Out of the night that covers me,
Black as the pit from pole to pole,
I thank whatever gods may be
For my unconquerable soul.
In the fell clutch of circumstance
I have not winced nor cried aloud.
Under the bludgeonings of chance
My head is bloody, but unbowed.
Beyond this place of wrath and tears
Looms but the Horror of the shade,
And yet the menace of the years
Finds and shall find me unafraid.
It matters not how strait the gate,
How charged with punishments the scroll,
I am the master of my fate:
I am the captain of my soul.
(Invictus, William Ernest Henley, 1875).
This is the short poem that gave its name to Clint Eastwood’s most recent film. The poem was favourite of Nelson Mandela during his many years imprisoned in the horror of the shade at Robben Island. The story of the first year of his presidency after his 1994 election win and how it interwove with South Africa’s win in the 1995 rugby world cup makes for a superior couple of hours in entertainment in a typically thoughtful Clint Eastwood fashion. (photo:Wikipedia)
It makes for important viewing as South Africa is about to enter the world cup spotlight again, this time in the sport favoured by the black majority – football. Football would be hard enough to sell to an American audience, but promoting a movie in the US about Nelson Mandela, South Africa after apartheid and rugby is hard work even for a master filmmaker like Eastwood. Ideally it would have had an all South African cast but Hollywood backers demanded the star power of Matt Damon and Morgan Freeman (it is notable the movie poster has Damon facing the camera and Freeman with his back turned). Yet both these casting decisions are spot on. As Roger Ebert said, Eastwood is too old and too accomplished to have an interest in making a film only for money. Damon I always find the woodenest of actors but I also suspect that is all that is required to nail the character of Springbok captain Francois Pienaar.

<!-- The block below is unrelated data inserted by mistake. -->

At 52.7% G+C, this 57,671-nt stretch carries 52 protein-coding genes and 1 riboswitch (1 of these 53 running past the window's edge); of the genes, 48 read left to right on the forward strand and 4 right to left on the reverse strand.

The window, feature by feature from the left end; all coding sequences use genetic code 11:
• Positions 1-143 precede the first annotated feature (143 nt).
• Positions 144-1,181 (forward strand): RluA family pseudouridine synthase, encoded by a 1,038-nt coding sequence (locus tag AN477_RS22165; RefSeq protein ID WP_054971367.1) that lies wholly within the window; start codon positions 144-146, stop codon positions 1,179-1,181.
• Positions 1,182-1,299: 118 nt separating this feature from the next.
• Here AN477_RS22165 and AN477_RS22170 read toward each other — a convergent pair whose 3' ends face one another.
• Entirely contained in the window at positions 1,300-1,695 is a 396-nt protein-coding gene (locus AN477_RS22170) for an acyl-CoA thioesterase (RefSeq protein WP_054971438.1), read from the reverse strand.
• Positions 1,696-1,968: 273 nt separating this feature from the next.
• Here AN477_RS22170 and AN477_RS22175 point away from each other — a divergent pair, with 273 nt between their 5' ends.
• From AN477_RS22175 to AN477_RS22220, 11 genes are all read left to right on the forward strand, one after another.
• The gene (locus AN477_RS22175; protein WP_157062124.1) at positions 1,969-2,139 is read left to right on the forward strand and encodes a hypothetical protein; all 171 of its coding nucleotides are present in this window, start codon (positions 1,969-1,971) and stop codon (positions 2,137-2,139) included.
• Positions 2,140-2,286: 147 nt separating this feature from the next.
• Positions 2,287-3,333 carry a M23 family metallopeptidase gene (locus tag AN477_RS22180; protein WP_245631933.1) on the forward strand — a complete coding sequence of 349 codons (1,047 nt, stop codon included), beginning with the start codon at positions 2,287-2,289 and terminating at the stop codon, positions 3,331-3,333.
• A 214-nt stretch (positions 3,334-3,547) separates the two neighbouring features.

For Freeman this is one of the great roles and one which he lives and breathes. Everyone knows what Nelson Mandela looks like, but Freeman allowed you to forget that for a couple of hours while he inhaled the spirit of the man. Unfortunately the American tendency to have all things end with cheesy triumph spoils the film somewhat as the Springbok’s world cup win was a somewhat illusory event on the road to rainbow nationhood. The nation remains deeply divided with the political power entrenched in ANC hands but most of the economic power still with the white minority. The mutual backslapping and cheering that seems to be compulsory to the ending of American films makes its way here though undoubtedly the 1995 victory was shared by nearly all South Africans (if perhaps not together).
What the film does brilliantly bring out is how Mandela used the Springboks as a political tool (though some aspects were fictionalised). The Boks were a despised key part of the apartheid establishment and a focus for world anger whenever they toured abroad. It was unsurprising that the ANC wanted to change the colours, symbols and nickname to the more benign “Proteas” (as used by the cricket team). What Mandela saw was the “bread and circuses” aspect of sport and how it could be used as a tool to unify the nation. That meant keeping the old symbols but divesting them of their original meaning.
The fairytale win of South Africa in that tournament is faithfully replicated. Rugby with its choreographed moves and often languid tempo lends itself well to cinematography (one of the reasons there has never been a great football movie is that the round ball code is too unpredictable). The characters of the players never much rise beyond predictable “black = terrorist” views so it is difficult to empathise with them. The sub-story of how Mandela’s black and white security staff deal with each other has more promise and more complex characters (the black leader’s injunction to a white guard to “smile” at a black meeting is one of the funnier moments).
But what the film really is about is Mandela, and the film really shines whenever there is a scene involving Morgan Freeman. It is easy to see how Matiba is venerated by black South Africans when the mirror of his soul is played with such rare accomplishment by Morgan Freeman. The real Nelson Mandela turns 92 this year. The UN have decided his birthday 18 July, will henceforth be known as Mandela Day. As secular saints go there are few finer, but Invictus is no hagiography. It is a noble tribute to a man whose unconquerable soul made him one of the world’s finest politicians of the 20th century.